Bolivian ambassador speaks out against water privatization

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“We believe it would be suicide to follow the path of privatization and commercialization of water and public services.”

Speech by Ambassador Pablo Solon, Permanent Representative of the Plurinational State of Bolivia, at the United Nations discussion on the right to water and indigenous peoples, May 24, 2011.


Thank you very much, Madam President.

The revolutionary process of change in Bolivia has its roots precisely in the struggle against the privatization of water in my country. Ten years ago, we had one of the biggest battles to defend this resource from privatization in the city of Cochabamba and to oppose and change a law that privatized the sources of potable water for indigenous peoples in farming communities that rely on irrigation.

Thanks to our success in stopping the privatization of water and modifying that law, a great unity was born among the Bolivian people which later allowed us to seek even deeper changes, notably the recovery of our natural resources and the recovery of our government – our own government, not one dictated from the outside.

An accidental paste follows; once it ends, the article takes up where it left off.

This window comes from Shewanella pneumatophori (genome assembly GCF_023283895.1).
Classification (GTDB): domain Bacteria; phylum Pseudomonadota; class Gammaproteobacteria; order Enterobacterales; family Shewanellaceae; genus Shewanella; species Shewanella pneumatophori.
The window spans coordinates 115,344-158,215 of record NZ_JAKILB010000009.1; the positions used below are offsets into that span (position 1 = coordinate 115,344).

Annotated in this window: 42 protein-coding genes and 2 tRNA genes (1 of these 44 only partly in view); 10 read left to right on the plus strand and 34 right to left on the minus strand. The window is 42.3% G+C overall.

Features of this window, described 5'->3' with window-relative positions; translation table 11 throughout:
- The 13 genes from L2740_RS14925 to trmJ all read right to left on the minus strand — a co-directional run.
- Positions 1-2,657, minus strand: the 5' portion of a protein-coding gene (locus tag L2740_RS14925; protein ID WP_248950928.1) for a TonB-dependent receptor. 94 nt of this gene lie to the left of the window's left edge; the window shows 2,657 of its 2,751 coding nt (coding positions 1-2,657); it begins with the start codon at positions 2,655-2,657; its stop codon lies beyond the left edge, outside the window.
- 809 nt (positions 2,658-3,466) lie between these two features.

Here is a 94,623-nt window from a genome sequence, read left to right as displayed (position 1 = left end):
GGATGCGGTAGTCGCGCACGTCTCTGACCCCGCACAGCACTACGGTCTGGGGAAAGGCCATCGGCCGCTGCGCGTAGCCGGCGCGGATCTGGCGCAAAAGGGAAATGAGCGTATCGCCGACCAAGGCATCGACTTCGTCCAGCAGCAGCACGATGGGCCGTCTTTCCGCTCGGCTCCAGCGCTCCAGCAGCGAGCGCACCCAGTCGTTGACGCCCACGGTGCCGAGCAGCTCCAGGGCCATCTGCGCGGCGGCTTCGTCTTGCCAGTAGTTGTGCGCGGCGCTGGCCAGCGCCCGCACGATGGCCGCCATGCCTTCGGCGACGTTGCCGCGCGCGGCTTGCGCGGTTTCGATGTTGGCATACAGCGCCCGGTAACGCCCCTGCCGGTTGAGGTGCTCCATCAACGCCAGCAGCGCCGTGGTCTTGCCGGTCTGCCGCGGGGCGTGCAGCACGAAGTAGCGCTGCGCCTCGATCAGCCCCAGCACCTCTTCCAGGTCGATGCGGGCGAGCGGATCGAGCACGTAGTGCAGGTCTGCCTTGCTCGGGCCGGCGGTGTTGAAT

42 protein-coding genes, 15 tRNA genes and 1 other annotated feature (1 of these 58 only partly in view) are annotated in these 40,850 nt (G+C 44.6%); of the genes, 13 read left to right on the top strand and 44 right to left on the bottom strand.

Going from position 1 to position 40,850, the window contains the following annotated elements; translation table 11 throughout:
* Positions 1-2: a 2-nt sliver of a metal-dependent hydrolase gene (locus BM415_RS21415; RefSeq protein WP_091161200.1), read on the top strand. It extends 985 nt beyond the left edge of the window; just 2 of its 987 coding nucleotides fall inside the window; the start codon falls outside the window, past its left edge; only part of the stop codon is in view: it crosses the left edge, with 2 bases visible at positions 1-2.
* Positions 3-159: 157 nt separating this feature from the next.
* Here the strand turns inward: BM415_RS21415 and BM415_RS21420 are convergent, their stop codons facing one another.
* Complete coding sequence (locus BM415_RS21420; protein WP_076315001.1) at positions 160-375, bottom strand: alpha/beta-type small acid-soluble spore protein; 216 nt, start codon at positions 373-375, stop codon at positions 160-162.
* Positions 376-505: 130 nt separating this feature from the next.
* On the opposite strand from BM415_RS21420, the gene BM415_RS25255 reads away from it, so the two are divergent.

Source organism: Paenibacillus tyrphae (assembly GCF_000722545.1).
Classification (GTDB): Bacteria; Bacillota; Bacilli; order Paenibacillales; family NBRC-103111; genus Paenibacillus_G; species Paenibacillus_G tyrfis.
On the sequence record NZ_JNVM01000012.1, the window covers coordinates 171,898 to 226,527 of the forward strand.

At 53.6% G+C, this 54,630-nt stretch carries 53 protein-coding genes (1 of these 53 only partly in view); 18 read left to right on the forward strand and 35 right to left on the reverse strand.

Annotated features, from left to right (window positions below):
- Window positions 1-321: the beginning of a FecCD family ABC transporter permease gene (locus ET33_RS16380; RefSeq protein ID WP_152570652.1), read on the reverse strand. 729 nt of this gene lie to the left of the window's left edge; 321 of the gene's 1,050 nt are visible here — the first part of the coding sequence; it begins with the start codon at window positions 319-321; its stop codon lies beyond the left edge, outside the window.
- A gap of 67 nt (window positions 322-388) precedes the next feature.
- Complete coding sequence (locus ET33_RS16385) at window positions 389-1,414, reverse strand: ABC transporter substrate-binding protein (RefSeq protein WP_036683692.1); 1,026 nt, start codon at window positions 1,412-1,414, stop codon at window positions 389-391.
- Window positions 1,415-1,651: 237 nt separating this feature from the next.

That is why we promoted a resolution at the United Nations last year to declare the human right to water and sanitation, a resolution that was adopted without a single vote in opposition. We have to wonder why it took 62 years to pass a resolution declaring the human right to water and sanitation when it is quite evident that without water, there is no life, and without life, there are no human rights. Nonetheless, 62 years went by between the passage of the Universal Declaration of Human Rights and the Resolution on the Human Right to Water and Sanitation.

In the course of our negotiations for this resolution, we arrived at the conclusion that two things must have caused the longstanding lack of recognition of the human right to water.

First, the desire to transform water into merchandise, a resource that will be more valuable than gold in the near future.

Second, the interests, concerns, geopolitical fears and strategies of countries that have what are obviously shared resources flowing along their borders and, in some cases, becoming the source of conflicts.